|Publication number||US4401988 A|
|Application number||US 06/297,490|
|Publication date||Aug 30, 1983|
|Filing date||Aug 28, 1981|
|Priority date||Aug 28, 1981|
|Publication number||06297490, 297490, US 4401988 A, US 4401988A, US-A-4401988, US4401988 A, US4401988A|
|Inventors||Cyril M. Kaloi|
|Original Assignee||The United States Of America As Represented By The Secretary Of The Navy|
|Export Citation||BiBTeX, EndNote, RefMan|
|Patent Citations (3), Referenced by (66), Classifications (7), Legal Events (5)|
|External Links: USPTO, USPTO Assignment, Espacenet|
This invention relates to microstrip antennas which are conformable and have a low physical profile, and can be arrayed to provide near isotropic radiation patterns.
Compact missile-borne antenna systems require complex antenna beam shapes. At times, these beam shapes are too complex to obtain with a single antenna type such as slots, monopoles, microstrip, etc., and requires a more expensive phased array.
Studies indicate that a less expensive approach can be realized in a multi-mode antenna. A multi-mode antenna is a design technique that incorporates two or more antenna types into one single antenna configuration, and uses the unique radiation pattern of each antenna type to provide a combined desired radiation pattern. This requires techniques for exciting two or more antenna modes with one single input feed and also for controlling the excitation of the mode of each antenna type in order to better shape the combined radiation pattern.
There are various prior type multilayer microstrip antennas. However, all these prior antennas are multiresonant having frequencies intentionally tuned apart and are not for the purpose of radiation enhancement of the same frequency. The prior antennas use either a plurality of feeds or a variety of antenna element sizes and shapes to provide multifrequency, or wide bandwidth.
The present antenna is one of a family of coupled microstrip antennas. Coupled microstrip antennas have been used in multifrequency and wide bandwidth applications. This invention uses multicoupled microstrip antennas for improving the pattern characteristics of the antenna.
The coupled multilayer microstrip antenna of this invention uses two microstrip elements, an upper and a lower element tuned to the same frequency, separated from each other by a dielectric substrate. The pair of elements is located over a suitable ground plane and separated from the ground plane by a second dielectric substrate. The upper element is directly coupled to the microwave transmission feed line while the lower element is parasitically coupled to upper element. The lower element cancels the image field as seen by the upper element providing enhanced radiation at angles closer to the ground plane.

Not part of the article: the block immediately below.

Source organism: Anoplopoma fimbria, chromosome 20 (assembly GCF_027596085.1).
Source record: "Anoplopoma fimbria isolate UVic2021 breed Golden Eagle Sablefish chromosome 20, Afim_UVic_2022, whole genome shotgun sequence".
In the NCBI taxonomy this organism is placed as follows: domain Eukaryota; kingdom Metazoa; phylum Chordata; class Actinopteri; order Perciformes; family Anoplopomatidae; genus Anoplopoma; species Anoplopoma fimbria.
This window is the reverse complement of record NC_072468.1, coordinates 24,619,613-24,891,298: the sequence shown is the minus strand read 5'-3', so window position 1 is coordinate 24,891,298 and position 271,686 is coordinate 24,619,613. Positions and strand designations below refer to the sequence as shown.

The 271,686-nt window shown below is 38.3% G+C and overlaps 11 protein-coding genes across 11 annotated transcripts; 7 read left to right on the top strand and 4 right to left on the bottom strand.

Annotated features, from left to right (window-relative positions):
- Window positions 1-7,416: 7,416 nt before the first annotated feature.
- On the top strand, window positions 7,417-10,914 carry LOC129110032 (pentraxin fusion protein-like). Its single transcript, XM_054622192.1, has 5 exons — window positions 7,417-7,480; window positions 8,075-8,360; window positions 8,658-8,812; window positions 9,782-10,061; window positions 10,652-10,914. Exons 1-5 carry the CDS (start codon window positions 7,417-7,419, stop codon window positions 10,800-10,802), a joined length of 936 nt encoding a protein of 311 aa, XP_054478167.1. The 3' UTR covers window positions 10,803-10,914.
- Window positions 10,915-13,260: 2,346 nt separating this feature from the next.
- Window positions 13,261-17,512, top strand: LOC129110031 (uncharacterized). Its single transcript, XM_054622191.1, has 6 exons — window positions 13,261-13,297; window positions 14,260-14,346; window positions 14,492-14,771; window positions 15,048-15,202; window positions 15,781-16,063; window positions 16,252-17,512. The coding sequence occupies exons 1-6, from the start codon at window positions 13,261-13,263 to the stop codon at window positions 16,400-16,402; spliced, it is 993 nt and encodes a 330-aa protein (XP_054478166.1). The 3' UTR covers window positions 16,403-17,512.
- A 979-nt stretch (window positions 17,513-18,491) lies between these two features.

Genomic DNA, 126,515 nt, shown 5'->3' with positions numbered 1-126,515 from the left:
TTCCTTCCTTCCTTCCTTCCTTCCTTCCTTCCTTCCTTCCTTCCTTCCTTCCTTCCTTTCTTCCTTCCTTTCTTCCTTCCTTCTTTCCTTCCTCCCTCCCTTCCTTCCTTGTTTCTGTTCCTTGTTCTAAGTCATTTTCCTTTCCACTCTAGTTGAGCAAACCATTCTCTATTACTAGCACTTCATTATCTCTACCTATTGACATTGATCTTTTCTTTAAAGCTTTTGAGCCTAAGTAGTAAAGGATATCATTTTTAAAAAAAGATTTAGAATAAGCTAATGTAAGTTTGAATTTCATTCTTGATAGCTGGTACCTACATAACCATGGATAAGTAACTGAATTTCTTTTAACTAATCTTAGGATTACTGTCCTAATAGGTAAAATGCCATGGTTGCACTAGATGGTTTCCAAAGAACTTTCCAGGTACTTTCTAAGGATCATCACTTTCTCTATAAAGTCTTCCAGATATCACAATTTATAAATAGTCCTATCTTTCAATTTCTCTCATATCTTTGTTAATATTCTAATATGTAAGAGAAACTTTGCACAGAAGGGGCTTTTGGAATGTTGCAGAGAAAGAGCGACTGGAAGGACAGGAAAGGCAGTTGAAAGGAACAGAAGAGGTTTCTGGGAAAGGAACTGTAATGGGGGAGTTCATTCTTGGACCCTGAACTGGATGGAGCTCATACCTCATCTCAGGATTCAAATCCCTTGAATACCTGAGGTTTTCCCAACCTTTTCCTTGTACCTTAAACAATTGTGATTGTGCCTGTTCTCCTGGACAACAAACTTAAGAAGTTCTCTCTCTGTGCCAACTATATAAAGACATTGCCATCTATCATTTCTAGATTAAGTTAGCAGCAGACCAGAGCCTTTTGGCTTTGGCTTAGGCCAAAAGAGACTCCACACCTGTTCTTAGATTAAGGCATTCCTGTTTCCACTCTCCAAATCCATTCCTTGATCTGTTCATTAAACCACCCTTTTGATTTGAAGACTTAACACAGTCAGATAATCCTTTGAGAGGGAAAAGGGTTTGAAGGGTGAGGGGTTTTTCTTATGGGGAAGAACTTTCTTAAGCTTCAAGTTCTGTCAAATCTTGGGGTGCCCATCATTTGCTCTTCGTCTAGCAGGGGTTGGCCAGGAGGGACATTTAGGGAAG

The coupled multilayer antenna can be used in missiles, aircraft and other type application where a low physical profile antenna is desired.
The present antenna structure is readily formed from conductor clad dielectric substrate using conventional photo-etching and laminating processes similar to those used in manufacturing printed circuits. The antenna elements can be arrayed to provide near isotropic radiation patterns for telemetry, radar, beacons, tracking, etc. By arraying the present antenna with several elements, more flexibility in forming radiation patterns is permitted. Due to its conformability, this antenna can be applied readily as a wrap around band to the missile body without the need for drilling or injuring the body and without interfering with the aerodynamic design of the missile.
FIG. 1 is a top planar view of a typical asymmetrically fed coupled multilayer microstrip antenna.
FIG. 2 is a cross-sectional view of a typical coupled multilayer microstrip antenna, taken along line 2--2 of FIG. 1.
FIG. 3 shows a typical H-plane radiation pattern for the coupled multilayer microstrip antenna.
FIG. 4 shows a typical H-plane radiation pattern for a single element microstrip antenna.
FIG. 5 is a planar view showing a typical coplanar multilayer single frequency microstrip antenna where the upper or driven element is dimensioned slightly smaller than the lower or parasitic element.
FIG. 6 is a planar view of a typical coupled multilayer microstrip antenna with coplanar feed.
FIG. 7 is a cross-sectional view taken along line 7--7 of FIG. 6.
FIGS. 1 and 2 show schematic views of a coupled multilayer microstrip antenna. This antenna configuration uses two microstrip elements 11 and 12, having the same dimensions, separated by a dielectric substrate 14 and tuned to the same frequency to provide a multi-mode antenna. The upper element 11 is directly coupled to the microwave transmission line whereas the lower element 12 is parasitically coupled to the upper element 11. The element pair 11 and 12 is laminated to another substrate 16 and located over a suitable ground plane 18. The lower element 12 provides a field that, in essence, cancels the image field as seen by the upper element 11. The result is enhanced radiation at angles closer to the ground plane. This enhancement is more pronounced in the H-plane and not as significant in the E-plane. FIG. 3 shows a typical H-plane radiation pattern for the coupled multi-layer microstrip antenna, and as a comparison, a similar pattern is shown in FIG. 4 for a single element.